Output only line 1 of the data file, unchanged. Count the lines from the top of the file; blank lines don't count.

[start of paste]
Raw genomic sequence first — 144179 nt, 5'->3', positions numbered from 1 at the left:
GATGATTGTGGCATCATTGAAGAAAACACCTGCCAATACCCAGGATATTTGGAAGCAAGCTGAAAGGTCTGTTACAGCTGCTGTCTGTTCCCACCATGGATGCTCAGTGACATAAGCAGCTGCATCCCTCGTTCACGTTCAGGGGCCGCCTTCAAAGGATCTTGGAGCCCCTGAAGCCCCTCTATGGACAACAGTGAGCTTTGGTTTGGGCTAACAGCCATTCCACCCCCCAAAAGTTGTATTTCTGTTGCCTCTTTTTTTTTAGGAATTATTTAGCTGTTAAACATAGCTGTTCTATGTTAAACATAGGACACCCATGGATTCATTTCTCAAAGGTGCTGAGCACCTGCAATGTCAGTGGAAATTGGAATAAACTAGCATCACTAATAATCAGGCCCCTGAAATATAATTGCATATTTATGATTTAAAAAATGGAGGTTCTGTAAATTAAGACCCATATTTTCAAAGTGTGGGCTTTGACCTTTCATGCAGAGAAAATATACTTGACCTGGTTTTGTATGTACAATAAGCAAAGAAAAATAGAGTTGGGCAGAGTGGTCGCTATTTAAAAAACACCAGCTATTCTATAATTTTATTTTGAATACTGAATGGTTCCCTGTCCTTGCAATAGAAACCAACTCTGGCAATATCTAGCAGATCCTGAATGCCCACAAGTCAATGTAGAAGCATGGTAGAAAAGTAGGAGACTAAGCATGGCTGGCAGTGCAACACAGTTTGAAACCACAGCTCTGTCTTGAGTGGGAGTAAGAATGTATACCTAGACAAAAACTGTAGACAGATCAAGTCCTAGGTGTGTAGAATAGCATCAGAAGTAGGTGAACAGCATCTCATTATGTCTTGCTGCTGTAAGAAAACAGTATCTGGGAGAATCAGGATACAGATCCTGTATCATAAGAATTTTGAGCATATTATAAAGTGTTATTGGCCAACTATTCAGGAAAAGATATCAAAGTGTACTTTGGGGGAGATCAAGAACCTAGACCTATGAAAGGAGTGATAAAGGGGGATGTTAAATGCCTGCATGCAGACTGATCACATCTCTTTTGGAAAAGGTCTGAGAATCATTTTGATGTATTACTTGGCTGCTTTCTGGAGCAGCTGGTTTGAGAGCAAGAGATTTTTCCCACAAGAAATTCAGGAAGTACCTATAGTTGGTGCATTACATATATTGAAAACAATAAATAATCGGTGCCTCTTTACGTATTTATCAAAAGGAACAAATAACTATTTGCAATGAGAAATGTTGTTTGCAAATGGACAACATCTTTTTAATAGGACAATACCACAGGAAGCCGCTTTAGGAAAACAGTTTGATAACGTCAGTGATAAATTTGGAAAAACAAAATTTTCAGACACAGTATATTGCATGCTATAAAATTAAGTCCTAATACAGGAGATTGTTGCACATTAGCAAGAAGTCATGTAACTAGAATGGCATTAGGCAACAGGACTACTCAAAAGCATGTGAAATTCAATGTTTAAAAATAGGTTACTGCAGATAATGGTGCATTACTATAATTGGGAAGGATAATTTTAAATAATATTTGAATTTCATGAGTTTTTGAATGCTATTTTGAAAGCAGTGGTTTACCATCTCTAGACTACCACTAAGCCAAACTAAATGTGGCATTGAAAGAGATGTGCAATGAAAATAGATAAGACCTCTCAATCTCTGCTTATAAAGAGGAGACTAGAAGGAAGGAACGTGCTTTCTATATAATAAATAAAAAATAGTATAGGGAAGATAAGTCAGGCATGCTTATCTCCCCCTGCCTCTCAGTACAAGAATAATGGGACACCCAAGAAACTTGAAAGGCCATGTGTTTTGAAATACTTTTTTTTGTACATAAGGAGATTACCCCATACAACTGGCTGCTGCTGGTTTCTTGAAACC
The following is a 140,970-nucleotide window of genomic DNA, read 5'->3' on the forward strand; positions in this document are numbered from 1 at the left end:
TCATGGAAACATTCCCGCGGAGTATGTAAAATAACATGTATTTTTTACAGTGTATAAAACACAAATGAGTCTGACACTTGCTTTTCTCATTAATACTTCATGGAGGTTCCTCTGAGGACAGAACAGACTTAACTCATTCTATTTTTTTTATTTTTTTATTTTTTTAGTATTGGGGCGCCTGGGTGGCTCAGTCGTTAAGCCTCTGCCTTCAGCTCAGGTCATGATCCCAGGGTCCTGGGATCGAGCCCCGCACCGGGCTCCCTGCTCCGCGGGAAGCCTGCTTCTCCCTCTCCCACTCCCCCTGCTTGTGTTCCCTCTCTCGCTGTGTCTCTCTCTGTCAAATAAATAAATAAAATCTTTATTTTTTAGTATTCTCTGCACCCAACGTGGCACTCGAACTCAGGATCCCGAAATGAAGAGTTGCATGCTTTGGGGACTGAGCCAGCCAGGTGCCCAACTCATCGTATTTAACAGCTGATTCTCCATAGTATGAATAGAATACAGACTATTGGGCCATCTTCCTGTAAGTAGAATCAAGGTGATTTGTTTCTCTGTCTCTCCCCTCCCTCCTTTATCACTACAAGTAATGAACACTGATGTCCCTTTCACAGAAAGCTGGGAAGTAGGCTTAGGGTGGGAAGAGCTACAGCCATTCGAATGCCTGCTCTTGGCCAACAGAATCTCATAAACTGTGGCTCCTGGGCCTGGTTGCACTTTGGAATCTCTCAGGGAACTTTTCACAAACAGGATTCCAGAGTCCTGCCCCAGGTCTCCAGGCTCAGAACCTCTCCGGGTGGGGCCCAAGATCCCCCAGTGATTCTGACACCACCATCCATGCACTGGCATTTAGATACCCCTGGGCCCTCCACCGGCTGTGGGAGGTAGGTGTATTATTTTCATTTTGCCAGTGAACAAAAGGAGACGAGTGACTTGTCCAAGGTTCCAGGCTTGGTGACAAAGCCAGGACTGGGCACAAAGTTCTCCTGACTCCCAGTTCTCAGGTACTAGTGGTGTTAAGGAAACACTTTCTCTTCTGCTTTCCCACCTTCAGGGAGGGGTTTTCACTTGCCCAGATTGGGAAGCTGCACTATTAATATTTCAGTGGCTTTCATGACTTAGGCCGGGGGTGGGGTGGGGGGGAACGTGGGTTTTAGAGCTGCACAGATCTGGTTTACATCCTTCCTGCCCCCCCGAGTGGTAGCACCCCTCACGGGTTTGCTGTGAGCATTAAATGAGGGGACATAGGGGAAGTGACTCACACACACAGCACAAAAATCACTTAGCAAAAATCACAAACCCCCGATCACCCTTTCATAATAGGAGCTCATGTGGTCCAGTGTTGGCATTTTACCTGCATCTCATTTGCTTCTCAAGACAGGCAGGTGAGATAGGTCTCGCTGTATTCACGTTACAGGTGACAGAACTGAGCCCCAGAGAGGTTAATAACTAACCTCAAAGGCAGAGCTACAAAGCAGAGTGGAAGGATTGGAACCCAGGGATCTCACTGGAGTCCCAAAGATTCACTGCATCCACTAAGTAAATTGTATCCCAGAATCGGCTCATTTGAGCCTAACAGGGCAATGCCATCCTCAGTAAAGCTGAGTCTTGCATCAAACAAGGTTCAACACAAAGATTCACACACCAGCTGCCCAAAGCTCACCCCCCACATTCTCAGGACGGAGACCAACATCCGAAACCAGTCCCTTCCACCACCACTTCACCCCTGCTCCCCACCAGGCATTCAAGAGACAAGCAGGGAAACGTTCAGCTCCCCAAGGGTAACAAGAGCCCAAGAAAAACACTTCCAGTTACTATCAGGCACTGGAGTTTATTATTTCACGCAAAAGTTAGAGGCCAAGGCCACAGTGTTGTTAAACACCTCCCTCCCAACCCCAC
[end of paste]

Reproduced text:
Raw genomic sequence first — 144179 nt, 5'->3', positions numbered from 1 at the left: